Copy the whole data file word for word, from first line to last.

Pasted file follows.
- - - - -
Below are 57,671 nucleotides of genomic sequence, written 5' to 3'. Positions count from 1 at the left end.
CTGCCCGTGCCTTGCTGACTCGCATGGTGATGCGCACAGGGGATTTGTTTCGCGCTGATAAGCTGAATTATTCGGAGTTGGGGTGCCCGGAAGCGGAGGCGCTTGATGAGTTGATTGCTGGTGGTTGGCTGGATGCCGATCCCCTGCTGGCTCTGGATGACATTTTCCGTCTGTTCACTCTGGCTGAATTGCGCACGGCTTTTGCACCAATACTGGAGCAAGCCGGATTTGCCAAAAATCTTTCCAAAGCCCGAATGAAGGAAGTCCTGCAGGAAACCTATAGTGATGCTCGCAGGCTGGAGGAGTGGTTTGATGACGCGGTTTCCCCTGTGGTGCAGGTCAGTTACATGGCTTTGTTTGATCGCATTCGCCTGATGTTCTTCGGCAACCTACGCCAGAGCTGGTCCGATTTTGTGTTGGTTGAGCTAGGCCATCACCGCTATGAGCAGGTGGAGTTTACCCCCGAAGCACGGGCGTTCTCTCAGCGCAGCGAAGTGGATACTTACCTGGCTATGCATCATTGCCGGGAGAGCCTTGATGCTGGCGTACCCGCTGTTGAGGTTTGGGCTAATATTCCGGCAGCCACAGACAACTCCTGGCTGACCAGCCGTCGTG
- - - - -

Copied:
Below are 57,671 nucleotides of genomic sequence, written 5' to 3'. Positions count from 1 at the left end.
CTGCCCGTGCCTTGCTGACTCGCATGGTGATGCGCACAGGGGATTTGTTTCGCGCTGATAAGCTGAATTATTCGGAGTTGGGGTGCCCGGAAGCGGAGGCGCTTGATGAGTTGATTGCTGGTGGTTGGCTGGATGCCGATCCCCTGCTGGCTCTGGATGACATTTTCCGTCTGTTCACTCTGGCTGAATTGCGCACGGCTTTTGCACCAATACTGGAGCAAGCCGGATTTGCCAAAAATCTTTCCAAAGCCCGAATGAAGGAAGTCCTGCAGGAAACCTATAGTGATGCTCGCAGGCTGGAGGAGTGGTTTGATGACGCGGTTTCCCCTGTGGTGCAGGTCAGTTACATGGCTTTGTTTGATCGCATTCGCCTGATGTTCTTCGGCAACCTACGCCAGAGCTGGTCCGATTTTGTGTTGGTTGAGCTAGGCCATCACCGCTATGAGCAGGTGGAGTTTACCCCCGAAGCACGGGCGTTCTCTCAGCGCAGCGAAGTGGATACTTACCTGGCTATGCATCATTGCCGGGAGAGCCTTGATGCTGGCGTACCCGCTGTTGAGGTTTGGGCTAATATTCCGGCAGCCACAGACAACTCCTGGCTGACCAGCCGTCGTG